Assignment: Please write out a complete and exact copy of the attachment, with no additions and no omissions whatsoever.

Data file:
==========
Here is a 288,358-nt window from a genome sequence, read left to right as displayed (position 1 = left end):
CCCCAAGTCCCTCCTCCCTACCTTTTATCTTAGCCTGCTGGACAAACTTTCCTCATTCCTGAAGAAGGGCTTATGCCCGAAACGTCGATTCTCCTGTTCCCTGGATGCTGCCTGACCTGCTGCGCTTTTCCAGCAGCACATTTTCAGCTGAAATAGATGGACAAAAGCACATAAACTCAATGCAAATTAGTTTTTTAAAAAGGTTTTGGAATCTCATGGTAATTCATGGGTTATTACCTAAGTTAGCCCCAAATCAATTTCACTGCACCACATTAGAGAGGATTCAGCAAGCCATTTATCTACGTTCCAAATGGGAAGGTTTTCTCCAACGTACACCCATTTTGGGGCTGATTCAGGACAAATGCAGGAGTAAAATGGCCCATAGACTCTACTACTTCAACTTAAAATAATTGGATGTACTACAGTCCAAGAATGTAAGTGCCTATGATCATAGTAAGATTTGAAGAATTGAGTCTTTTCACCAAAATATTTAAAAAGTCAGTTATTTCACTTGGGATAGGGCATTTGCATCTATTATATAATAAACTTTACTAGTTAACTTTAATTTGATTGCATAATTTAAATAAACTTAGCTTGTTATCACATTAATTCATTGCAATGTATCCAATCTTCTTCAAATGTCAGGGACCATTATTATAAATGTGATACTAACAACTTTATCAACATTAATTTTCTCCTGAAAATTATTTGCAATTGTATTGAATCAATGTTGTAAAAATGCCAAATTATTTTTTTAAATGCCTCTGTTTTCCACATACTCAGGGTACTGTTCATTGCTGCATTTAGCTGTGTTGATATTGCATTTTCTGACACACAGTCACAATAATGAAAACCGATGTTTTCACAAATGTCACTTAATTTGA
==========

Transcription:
Here is a 288,358-nt window from a genome sequence, read left to right as displayed (position 1 = left end):
CCCCAAGTCCCTCCTCCCTACCTTTTATCTTAGCCTGCTGGACAAACTTTCCTCATTCCTGAAGAAGGGCTTATGCCCGAAACGTCGATTCTCCTGTTCCCTGGATGCTGCCTGACCTGCTGCGCTTTTCCAGCAGCACATTTTCAGCTGAAATAGATGGACAAAAGCACATAAACTCAATGCAAATTAGTTTTTTAAAAAGGTTTTGGAATCTCATGGTAATTCATGGGTTATTACCTAAGTTAGCCCCAAATCAATTTCACTGCACCACATTAGAGAGGATTCAGCAAGCCATTTATCTACGTTCCAAATGGGAAGGTTTTCTCCAACGTACACCCATTTTGGGGCTGATTCAGGACAAATGCAGGAGTAAAATGGCCCATAGACTCTACTACTTCAACTTAAAATAATTGGATGTACTACAGTCCAAGAATGTAAGTGCCTATGATCATAGTAAGATTTGAAGAATTGAGTCTTTTCACCAAAATATTTAAAAAGTCAGTTATTTCACTTGGGATAGGGCATTTGCATCTATTATATAATAAACTTTACTAGTTAACTTTAATTTGATTGCATAATTTAAATAAACTTAGCTTGTTATCACATTAATTCATTGCAATGTATCCAATCTTCTTCAAATGTCAGGGACCATTATTATAAATGTGATACTAACAACTTTATCAACATTAATTTTCTCCTGAAAATTATTTGCAATTGTATTGAATCAATGTTGTAAAAATGCCAAATTATTTTTTTAAATGCCTCTGTTTTCCACATACTCAGGGTACTGTTCATTGCTGCATTTAGCTGTGTTGATATTGCATTTTCTGACACACAGTCACAATAATGAAAACCGATGTTTTCACAAATGTCACTTAATTTGA